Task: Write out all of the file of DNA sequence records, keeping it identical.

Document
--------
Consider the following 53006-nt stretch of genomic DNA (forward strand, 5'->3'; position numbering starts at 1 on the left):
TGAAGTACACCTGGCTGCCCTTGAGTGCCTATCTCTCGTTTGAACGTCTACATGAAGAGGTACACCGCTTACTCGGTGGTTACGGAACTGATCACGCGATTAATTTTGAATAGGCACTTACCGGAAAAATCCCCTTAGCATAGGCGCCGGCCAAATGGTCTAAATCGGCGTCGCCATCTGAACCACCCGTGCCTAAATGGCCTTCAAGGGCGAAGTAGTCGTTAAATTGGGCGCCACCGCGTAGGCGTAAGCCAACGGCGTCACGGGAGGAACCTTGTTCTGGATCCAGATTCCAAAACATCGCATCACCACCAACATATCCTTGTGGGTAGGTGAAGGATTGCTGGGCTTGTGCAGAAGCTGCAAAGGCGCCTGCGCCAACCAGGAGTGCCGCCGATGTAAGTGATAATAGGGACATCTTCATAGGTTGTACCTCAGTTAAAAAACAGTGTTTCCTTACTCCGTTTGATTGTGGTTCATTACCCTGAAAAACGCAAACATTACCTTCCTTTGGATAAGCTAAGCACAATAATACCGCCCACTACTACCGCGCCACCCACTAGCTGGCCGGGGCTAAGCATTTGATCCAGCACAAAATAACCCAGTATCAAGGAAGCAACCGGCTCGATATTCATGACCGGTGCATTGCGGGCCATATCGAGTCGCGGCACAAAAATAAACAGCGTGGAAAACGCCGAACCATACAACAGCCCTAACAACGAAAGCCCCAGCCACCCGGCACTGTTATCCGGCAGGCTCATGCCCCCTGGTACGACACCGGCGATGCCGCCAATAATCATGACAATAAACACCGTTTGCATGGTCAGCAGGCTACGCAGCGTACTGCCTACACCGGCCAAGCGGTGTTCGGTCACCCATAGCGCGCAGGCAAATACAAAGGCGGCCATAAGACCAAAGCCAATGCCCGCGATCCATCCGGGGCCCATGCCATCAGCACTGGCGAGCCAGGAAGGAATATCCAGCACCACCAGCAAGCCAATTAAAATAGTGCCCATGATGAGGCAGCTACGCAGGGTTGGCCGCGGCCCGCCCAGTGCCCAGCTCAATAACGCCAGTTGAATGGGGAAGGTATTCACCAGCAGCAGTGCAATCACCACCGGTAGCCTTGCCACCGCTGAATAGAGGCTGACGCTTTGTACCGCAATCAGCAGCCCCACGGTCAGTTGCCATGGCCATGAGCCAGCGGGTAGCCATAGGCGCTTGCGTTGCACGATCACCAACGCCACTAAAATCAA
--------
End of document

Consider the following 53006-nt stretch of genomic DNA (forward strand, 5'->3'; position numbering starts at 1 on the left):
TGAAGTACACCTGGCTGCCCTTGAGTGCCTATCTCTCGTTTGAACGTCTACATGAAGAGGTACACCGCTTACTCGGTGGTTACGGAACTGATCACGCGATTAATTTTGAATAGGCACTTACCGGAAAAATCCCCTTAGCATAGGCGCCGGCCAAATGGTCTAAATCGGCGTCGCCATCTGAACCACCCGTGCCTAAATGGCCTTCAAGGGCGAAGTAGTCGTTAAATTGGGCGCCACCGCGTAGGCGTAAGCCAACGGCGTCACGGGAGGAACCTTGTTCTGGATCCAGATTCCAAAACATCGCATCACCACCAACATATCCTTGTGGGTAGGTGAAGGATTGCTGGGCTTGTGCAGAAGCTGCAAAGGCGCCTGCGCCAACCAGGAGTGCCGCCGATGTAAGTGATAATAGGGACATCTTCATAGGTTGTACCTCAGTTAAAAAACAGTGTTTCCTTACTCCGTTTGATTGTGGTTCATTACCCTGAAAAACGCAAACATTACCTTCCTTTGGATAAGCTAAGCACAATAATACCGCCCACTACTACCGCGCCACCCACTAGCTGGCCGGGGCTAAGCATTTGATCCAGCACAAAATAACCCAGTATCAAGGAAGCAACCGGCTCGATATTCATGACCGGTGCATTGCGGGCCATATCGAGTCGCGGCACAAAAATAAACAGCGTGGAAAACGCCGAACCATACAACAGCCCTAACAACGAAAGCCCCAGCCACCCGGCACTGTTATCCGGCAGGCTCATGCCCCCTGGTACGACACCGGCGATGCCGCCAATAATCATGACAATAAACACCGTTTGCATGGTCAGCAGGCTACGCAGCGTACTGCCTACACCGGCCAAGCGGTGTTCGGTCACCCATAGCGCGCAGGCAAATACAAAGGCGGCCATAAGACCAAAGCCAATGCCCGCGATCCATCCGGGGCCCATGCCATCAGCACTGGCGAGCCAGGAAGGAATATCCAGCACCACCAGCAAGCCAATTAAAATAGTGCCCATGATGAGGCAGCTACGCAGGGTTGGCCGCGGCCCGCCCAGTGCCCAGCTCAATAACGCCAGTTGAATGGGGAAGGTATTCACCAGCAGCAGTGCAATCACCACCGGTAGCCTTGCCACCGCTGAATAGAGGCTGACGCTTTGTACCGCAATCAGCAGCCCCACGGTCAGTTGCCATGGCCATGAGCCAGCGGGTAGCCATAGGCGCTTGCGTTGCACGATCACCAACGCCACTAAAATCAA